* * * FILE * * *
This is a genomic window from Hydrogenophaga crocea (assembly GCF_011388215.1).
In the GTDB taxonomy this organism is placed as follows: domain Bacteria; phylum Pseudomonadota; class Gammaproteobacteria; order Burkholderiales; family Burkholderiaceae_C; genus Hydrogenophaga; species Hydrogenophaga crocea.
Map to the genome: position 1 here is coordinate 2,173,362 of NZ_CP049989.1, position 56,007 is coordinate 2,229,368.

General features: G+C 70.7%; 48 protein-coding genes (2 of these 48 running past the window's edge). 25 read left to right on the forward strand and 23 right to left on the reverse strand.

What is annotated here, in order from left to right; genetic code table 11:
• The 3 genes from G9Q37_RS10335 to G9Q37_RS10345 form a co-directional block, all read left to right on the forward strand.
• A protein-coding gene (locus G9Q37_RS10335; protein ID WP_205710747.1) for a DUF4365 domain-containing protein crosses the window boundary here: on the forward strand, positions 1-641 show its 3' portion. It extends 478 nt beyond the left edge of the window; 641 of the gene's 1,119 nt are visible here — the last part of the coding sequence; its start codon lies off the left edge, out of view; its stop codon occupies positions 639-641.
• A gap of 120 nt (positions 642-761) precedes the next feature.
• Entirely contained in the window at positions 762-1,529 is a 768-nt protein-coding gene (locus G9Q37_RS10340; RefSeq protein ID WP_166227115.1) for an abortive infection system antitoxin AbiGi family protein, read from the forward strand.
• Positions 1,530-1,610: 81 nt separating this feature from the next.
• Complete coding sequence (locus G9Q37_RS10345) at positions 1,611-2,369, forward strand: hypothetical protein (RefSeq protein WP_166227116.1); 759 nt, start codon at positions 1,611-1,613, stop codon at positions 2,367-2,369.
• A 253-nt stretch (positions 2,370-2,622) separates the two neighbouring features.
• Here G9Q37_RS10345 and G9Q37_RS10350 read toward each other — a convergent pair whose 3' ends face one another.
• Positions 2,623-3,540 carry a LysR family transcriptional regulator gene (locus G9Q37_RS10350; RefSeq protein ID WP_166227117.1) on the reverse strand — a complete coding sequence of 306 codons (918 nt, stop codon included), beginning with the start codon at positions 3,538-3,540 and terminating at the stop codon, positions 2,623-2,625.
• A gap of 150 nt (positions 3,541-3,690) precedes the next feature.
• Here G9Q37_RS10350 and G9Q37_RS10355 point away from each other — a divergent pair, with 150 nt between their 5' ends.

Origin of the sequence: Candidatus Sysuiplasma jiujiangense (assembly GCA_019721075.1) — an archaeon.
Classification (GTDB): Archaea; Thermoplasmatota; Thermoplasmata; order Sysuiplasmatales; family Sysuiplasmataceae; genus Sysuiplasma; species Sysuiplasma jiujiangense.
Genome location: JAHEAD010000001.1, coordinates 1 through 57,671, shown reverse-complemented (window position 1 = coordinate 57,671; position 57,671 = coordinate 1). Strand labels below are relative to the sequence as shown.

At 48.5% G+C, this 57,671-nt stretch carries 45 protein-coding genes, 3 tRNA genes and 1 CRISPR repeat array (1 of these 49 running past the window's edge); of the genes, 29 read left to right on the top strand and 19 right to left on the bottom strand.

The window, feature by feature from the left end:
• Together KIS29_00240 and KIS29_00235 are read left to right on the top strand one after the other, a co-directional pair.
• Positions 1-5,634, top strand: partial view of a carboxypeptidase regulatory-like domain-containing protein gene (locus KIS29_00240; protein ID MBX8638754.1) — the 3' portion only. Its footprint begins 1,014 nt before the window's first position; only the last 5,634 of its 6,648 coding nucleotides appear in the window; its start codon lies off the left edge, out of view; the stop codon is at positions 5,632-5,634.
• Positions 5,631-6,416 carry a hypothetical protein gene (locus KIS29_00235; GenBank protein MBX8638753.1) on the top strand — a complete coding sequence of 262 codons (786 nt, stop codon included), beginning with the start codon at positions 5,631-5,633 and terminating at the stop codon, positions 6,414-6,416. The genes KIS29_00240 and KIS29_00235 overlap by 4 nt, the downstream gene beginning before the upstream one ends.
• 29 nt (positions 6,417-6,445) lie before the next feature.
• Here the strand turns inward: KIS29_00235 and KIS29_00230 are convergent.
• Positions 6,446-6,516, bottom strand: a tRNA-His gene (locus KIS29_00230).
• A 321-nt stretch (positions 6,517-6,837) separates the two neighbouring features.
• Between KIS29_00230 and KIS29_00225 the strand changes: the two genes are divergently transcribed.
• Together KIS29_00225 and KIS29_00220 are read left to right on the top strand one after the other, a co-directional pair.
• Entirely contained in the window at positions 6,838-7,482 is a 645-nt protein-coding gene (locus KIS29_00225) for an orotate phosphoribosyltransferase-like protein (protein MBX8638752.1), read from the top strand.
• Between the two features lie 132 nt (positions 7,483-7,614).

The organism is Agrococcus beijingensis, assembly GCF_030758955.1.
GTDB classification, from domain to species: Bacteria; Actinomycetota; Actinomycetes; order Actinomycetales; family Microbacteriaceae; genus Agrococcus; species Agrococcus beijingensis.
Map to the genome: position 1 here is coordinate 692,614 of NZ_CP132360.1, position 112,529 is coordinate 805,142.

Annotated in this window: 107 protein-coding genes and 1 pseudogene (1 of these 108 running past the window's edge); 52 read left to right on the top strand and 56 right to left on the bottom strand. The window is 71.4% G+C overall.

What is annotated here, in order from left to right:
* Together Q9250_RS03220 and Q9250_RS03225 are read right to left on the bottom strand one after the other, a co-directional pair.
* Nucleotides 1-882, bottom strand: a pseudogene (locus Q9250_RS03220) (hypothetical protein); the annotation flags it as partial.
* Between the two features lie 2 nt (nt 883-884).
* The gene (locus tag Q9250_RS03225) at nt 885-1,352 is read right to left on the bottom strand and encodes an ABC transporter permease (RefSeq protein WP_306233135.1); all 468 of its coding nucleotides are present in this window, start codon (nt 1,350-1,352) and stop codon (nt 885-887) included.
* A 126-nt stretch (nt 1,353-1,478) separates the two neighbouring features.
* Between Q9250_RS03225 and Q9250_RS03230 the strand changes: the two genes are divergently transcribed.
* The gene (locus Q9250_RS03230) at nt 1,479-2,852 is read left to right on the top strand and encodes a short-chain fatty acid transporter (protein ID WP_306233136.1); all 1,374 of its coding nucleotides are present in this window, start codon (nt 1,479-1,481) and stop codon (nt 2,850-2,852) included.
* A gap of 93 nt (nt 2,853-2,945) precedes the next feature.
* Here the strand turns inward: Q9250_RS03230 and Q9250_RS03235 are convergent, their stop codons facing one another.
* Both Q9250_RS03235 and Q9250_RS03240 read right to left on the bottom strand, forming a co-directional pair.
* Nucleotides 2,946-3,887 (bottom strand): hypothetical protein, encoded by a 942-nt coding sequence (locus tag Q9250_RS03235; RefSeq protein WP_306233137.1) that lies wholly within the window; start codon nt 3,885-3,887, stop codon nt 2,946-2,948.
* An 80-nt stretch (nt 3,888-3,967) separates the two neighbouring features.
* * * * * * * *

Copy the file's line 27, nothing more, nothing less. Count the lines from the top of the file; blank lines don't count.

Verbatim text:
• Positions 6,446-6,516, bottom strand: a tRNA-His gene (locus KIS29_00230).